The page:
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Old 17-06-2010, 17:52   #31
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SaltyMonkey, I have some fabulous stories about men in your position who sail to Luperon, Dominican Republic and find that Life is really worth living. Can't post them on this forum - maybe Lat&Att's forum.
- - Just earn and save enough to pay for your "ties" to US medical and other considerations as you age. Then an additional $500/mo for local beer and food and recreational opportunities is all you need. If "Margaritaville" ever really existed for the middle aged single male, Luperon is the place it would be. It is an extremely difficult place to sail away from for a healthy virile single man in his 50's - unless he is only going to Samana for a change in "organic" scenery.
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Old 17-06-2010, 18:04   #32
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osirissail - does this have anything to do with wild alcoholic spirits and voodoo by chance? I remember this party in NYC when I lived there...lower east side. Ahh good ol days.

Honestly, we will see. What started as a rather doable journey of solo circumnavigating the USA by firstly from SF to PWN direct, may be shaping for more longer and opposite directions. One thing I learned while sailing, if the wind blows over there, and you are headed over here, change plans and go where the winds takes you.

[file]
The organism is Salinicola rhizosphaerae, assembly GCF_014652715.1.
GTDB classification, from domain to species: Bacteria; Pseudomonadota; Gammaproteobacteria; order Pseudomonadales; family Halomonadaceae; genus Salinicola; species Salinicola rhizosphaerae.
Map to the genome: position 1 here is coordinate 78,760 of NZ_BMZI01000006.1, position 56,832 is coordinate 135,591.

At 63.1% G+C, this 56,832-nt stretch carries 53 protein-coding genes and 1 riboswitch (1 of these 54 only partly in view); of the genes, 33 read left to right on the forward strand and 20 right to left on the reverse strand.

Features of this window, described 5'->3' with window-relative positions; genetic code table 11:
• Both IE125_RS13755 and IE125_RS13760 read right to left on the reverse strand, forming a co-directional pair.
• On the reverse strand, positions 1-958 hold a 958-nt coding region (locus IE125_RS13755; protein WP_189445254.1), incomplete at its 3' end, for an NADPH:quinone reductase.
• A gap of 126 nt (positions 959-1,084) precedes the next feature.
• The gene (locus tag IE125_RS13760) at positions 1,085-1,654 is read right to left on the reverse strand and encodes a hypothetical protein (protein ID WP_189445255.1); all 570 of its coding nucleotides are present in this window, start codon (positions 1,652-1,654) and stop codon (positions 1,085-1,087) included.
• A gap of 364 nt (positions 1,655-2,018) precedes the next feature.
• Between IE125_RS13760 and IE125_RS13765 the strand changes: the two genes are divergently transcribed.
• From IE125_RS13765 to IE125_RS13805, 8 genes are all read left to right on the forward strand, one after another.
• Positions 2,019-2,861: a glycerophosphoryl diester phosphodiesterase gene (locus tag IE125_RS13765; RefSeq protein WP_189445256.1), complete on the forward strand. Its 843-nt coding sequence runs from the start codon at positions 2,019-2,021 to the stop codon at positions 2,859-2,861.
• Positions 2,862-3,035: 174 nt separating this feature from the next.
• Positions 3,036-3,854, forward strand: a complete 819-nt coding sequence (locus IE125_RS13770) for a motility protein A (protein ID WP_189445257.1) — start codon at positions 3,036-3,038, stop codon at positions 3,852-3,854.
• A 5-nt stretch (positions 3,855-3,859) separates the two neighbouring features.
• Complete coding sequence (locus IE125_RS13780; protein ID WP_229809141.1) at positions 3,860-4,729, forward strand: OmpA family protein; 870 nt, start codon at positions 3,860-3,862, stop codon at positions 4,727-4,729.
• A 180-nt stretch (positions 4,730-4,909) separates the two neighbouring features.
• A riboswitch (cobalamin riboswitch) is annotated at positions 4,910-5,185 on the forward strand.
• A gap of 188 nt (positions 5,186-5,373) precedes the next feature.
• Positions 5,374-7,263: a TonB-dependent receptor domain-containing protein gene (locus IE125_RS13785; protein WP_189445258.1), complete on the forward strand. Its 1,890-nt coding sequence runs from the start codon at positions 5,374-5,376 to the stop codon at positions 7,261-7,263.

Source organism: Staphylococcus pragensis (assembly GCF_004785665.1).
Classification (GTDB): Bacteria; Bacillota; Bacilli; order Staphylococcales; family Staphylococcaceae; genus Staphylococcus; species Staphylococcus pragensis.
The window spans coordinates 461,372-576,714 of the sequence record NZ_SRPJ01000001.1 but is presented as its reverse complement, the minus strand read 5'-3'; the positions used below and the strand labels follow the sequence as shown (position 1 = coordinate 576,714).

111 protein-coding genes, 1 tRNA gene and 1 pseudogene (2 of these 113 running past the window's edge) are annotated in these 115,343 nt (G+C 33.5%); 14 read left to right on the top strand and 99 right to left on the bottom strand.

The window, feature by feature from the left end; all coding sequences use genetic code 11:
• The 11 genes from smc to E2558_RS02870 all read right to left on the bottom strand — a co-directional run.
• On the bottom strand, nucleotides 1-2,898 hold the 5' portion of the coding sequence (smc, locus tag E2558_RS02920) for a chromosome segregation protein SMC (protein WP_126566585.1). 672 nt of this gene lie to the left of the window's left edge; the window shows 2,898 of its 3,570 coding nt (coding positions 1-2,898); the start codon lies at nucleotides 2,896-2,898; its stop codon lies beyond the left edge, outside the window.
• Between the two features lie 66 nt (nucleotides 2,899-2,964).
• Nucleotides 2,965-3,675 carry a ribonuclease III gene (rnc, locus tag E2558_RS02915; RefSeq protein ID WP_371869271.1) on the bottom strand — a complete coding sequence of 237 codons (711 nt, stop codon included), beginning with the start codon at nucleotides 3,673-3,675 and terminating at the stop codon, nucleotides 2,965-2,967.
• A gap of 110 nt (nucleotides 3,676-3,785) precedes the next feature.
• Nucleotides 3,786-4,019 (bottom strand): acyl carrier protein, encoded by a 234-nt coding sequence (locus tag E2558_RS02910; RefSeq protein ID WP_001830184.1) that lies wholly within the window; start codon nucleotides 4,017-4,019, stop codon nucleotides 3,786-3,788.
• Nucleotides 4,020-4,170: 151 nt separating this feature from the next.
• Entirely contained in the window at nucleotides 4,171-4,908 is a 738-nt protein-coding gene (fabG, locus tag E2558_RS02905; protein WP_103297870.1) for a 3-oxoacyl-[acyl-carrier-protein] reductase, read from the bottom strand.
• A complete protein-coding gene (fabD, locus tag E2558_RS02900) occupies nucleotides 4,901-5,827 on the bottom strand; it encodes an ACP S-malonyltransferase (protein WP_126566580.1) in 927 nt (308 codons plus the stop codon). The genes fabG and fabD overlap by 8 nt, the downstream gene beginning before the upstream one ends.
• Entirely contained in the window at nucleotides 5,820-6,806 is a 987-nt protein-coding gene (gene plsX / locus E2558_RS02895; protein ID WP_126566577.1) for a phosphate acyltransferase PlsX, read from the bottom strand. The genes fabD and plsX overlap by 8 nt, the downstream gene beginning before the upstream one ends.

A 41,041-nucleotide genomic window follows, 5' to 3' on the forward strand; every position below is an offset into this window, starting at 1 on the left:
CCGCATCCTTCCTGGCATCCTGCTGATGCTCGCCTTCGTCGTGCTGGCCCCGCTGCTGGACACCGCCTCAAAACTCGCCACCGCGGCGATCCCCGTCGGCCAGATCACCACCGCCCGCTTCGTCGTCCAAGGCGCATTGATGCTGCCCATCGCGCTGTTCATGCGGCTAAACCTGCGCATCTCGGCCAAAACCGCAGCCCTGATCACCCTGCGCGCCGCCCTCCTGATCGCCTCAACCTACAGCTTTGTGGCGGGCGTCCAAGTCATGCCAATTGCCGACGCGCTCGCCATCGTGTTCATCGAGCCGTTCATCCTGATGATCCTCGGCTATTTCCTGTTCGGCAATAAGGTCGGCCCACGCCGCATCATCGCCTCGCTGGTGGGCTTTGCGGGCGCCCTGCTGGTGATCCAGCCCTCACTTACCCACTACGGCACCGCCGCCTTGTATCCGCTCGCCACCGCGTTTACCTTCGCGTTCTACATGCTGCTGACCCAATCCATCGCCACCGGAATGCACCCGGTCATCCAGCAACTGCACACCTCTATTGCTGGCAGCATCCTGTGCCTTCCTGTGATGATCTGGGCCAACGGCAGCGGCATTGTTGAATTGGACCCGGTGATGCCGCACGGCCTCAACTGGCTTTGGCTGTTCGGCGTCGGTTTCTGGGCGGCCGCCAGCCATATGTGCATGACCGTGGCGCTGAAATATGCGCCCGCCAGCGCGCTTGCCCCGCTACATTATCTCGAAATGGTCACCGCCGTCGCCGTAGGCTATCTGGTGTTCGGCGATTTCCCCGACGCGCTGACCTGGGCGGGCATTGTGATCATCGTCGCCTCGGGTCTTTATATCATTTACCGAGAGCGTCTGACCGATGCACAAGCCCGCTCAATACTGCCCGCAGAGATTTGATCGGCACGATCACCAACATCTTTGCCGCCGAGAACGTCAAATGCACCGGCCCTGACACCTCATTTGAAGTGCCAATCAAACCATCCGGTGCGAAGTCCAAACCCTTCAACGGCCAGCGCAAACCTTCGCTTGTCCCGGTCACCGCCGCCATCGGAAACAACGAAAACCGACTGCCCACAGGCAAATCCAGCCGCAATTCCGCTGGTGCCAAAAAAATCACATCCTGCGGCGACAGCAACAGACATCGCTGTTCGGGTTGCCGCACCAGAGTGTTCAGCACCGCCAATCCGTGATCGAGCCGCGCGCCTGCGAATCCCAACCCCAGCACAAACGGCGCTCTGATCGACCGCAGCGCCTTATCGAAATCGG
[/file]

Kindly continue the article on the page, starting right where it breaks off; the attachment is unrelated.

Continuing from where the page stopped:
Reminds me, need to work on the cash flow spreadsheet tonight.

Awww heck, you guys are having so much damn fun!
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Old 17-06-2010, 20:48   #33
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Actually it has little to do with wild alcoholic activities and more to do with warm and cuddly and general satisfaction with life. Simple, organic, and healthy activities both indoors and outdoors on a budget you could not live under a bridge with back in the good ole US of A.
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Old 17-06-2010, 20:59   #34
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Welp, I think I will have enough for a gentle wind and comfortable 3 year circumnavigation next year based on calculations. I may have to cut a few outfitting wants and needs, but after that kit has run dry not sure what would follow. Certainly, costs have gone up in the last 15 years
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Old 17-06-2010, 21:30   #35
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Some ways to cut the cost of marine equipment is to not get it from Marine Stores. RV stores have a lot of the exact same equipment/parts used on boats for significantly less money. Even Home Depot has stuff for marine use. Use boat parts places like Sailorman in Ft Lauderdale and others in places like Orlando/ Daytona Beach, etc. have stuff that came off wrecked boats and is still in very good shape. Also of course, eBay and other online auction sites. It takes some time and effort but you can save very significant money.
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Old 17-06-2010, 22:15   #36
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Oh believe me, I will comb the consignment shops - always have. Why get new for an old boat? However, some things though you need unfortunately to get new. Electronics go out of date quick. never had much of that in the past. This time round will not pass by. I had idea of starting a company just to get wholesale prices.

Well, hell, I could make it a non-stop and save a couple of year$...shoot for the oldest geezer record at some point.
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Old 17-06-2010, 22:35   #37